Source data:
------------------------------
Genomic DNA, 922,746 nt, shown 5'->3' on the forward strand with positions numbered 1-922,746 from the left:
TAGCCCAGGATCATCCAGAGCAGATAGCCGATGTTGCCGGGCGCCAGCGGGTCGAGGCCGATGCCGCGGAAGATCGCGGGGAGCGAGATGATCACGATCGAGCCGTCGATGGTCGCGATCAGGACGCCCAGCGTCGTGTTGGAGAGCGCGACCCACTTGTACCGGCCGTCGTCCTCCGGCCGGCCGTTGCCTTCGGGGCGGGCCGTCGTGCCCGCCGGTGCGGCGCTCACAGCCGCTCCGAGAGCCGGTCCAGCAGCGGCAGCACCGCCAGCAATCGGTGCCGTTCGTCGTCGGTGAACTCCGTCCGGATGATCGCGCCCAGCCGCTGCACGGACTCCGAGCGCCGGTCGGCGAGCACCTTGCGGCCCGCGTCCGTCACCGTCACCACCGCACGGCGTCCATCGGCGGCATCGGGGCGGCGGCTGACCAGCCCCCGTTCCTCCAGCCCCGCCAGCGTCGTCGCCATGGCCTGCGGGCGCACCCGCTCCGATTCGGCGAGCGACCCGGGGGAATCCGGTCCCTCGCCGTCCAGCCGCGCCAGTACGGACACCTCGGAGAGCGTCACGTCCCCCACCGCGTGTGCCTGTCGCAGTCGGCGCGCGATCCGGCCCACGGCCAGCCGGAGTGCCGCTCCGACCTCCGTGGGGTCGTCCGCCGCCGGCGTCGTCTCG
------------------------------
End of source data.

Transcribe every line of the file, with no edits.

Genomic DNA, 922,746 nt, shown 5'->3' on the forward strand with positions numbered 1-922,746 from the left:
TAGCCCAGGATCATCCAGAGCAGATAGCCGATGTTGCCGGGCGCCAGCGGGTCGAGGCCGATGCCGCGGAAGATCGCGGGGAGCGAGATGATCACGATCGAGCCGTCGATGGTCGCGATCAGGACGCCCAGCGTCGTGTTGGAGAGCGCGACCCACTTGTACCGGCCGTCGTCCTCCGGCCGGCCGTTGCCTTCGGGGCGGGCCGTCGTGCCCGCCGGTGCGGCGCTCACAGCCGCTCCGAGAGCCGGTCCAGCAGCGGCAGCACCGCCAGCAATCGGTGCCGTTCGTCGTCGGTGAACTCCGTCCGGATGATCGCGCCCAGCCGCTGCACGGACTCCGAGCGCCGGTCGGCGAGCACCTTGCGGCCCGCGTCCGTCACCGTCACCACCGCACGGCGTCCATCGGCGGCATCGGGGCGGCGGCTGACCAGCCCCCGTTCCTCCAGCCCCGCCAGCGTCGTCGCCATGGCCTGCGGGCGCACCCGCTCCGATTCGGCGAGCGACCCGGGGGAATCCGGTCCCTCGCCGTCCAGCCGCGCCAGTACGGACACCTCGGAGAGCGTCACGTCCCCCACCGCGTGTGCCTGTCGCAGTCGGCGCGCGATCCGGCCCACGGCCAGCCGGAGTGCCGCTCCGACCTCCGTGGGGTCGTCCGCCGCCGGCGTCGTCTCG